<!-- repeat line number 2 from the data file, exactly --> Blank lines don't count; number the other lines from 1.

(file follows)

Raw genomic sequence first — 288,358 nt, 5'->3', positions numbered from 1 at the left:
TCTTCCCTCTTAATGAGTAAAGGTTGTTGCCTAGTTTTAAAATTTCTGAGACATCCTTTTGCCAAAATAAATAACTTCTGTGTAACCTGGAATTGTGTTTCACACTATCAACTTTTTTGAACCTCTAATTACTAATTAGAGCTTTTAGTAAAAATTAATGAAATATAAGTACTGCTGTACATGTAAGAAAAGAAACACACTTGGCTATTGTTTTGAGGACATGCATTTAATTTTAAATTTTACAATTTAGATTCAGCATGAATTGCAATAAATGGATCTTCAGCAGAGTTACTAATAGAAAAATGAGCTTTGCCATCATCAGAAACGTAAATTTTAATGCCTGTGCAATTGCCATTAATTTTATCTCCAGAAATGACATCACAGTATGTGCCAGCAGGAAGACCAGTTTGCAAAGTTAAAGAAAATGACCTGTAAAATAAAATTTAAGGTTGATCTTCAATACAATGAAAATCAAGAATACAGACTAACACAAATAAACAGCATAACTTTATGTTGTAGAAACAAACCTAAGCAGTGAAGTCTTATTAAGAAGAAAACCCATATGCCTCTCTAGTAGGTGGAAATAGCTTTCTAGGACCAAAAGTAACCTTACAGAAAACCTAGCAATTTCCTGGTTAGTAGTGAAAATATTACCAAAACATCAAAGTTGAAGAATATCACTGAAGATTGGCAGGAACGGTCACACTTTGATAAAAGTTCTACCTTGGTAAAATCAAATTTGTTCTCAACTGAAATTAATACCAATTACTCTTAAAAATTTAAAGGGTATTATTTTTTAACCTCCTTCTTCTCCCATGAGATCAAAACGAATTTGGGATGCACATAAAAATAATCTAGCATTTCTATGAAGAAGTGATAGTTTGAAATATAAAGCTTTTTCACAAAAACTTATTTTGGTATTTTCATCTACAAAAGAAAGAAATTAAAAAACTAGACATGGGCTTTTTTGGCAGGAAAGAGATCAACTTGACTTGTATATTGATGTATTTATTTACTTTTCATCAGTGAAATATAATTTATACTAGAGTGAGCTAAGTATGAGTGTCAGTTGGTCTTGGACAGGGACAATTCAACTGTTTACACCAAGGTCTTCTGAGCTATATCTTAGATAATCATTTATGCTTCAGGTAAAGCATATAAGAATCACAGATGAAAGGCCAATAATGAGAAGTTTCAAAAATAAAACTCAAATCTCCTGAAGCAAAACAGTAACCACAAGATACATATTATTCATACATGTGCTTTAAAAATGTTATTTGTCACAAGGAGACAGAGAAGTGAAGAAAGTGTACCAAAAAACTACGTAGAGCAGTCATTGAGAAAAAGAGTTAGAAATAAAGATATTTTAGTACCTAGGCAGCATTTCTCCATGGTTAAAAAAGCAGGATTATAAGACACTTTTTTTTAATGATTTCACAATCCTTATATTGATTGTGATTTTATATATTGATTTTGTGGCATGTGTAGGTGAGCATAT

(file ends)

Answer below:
TCTTCCCTCTTAATGAGTAAAGGTTGTTGCCTAGTTTTAAAATTTCTGAGACATCCTTTTGCCAAAATAAATAACTTCTGTGTAACCTGGAATTGTGTTTCACACTATCAACTTTTTTGAACCTCTAATTACTAATTAGAGCTTTTAGTAAAAATTAATGAAATATAAGTACTGCTGTACATGTAAGAAAAGAAACACACTTGGCTATTGTTTTGAGGACATGCATTTAATTTTAAATTTTACAATTTAGATTCAGCATGAATTGCAATAAATGGATCTTCAGCAGAGTTACTAATAGAAAAATGAGCTTTGCCATCATCAGAAACGTAAATTTTAATGCCTGTGCAATTGCCATTAATTTTATCTCCAGAAATGACATCACAGTATGTGCCAGCAGGAAGACCAGTTTGCAAAGTTAAAGAAAATGACCTGTAAAATAAAATTTAAGGTTGATCTTCAATACAATGAAAATCAAGAATACAGACTAACACAAATAAACAGCATAACTTTATGTTGTAGAAACAAACCTAAGCAGTGAAGTCTTATTAAGAAGAAAACCCATATGCCTCTCTAGTAGGTGGAAATAGCTTTCTAGGACCAAAAGTAACCTTACAGAAAACCTAGCAATTTCCTGGTTAGTAGTGAAAATATTACCAAAACATCAAAGTTGAAGAATATCACTGAAGATTGGCAGGAACGGTCACACTTTGATAAAAGTTCTACCTTGGTAAAATCAAATTTGTTCTCAACTGAAATTAATACCAATTACTCTTAAAAATTTAAAGGGTATTATTTTTTAACCTCCTTCTTCTCCCATGAGATCAAAACGAATTTGGGATGCACATAAAAATAATCTAGCATTTCTATGAAGAAGTGATAGTTTGAAATATAAAGCTTTTTCACAAAAACTTATTTTGGTATTTTCATCTACAAAAGAAAGAAATTAAAAAACTAGACATGGGCTTTTTTGGCAGGAAAGAGATCAACTTGACTTGTATATTGATGTATTTATTTACTTTTCATCAGTGAAATATAATTTATACTAGAGTGAGCTAAGTATGAGTGTCAGTTGGTCTTGGACAGGGACAATTCAACTGTTTACACCAAGGTCTTCTGAGCTATATCTTAGATAATCATTTATGCTTCAGGTAAAGCATATAAGAATCACAGATGAAAGGCCAATAATGAGAAGTTTCAAAAATAAAACTCAAATCTCCTGAAGCAAAACAGTAACCACAAGATACATATTATTCATACATGTGCTTTAAAAATGTTATTTGTCACAAGGAGACAGAGAAGTGAAGAAAGTGTACCAAAAAACTACGTAGAGCAGTCATTGAGAAAAAGAGTTAGAAATAAAGATATTTTAGTACCTAGGCAGCATTTCTCCATGGTTAAAAAAGCAGGATTATAAGACACTTTTTTTTAATGATTTCACAATCCTTATATTGATTGTGATTTTATATATTGATTTTGTGGCATGTGTAGGTGAGCATAT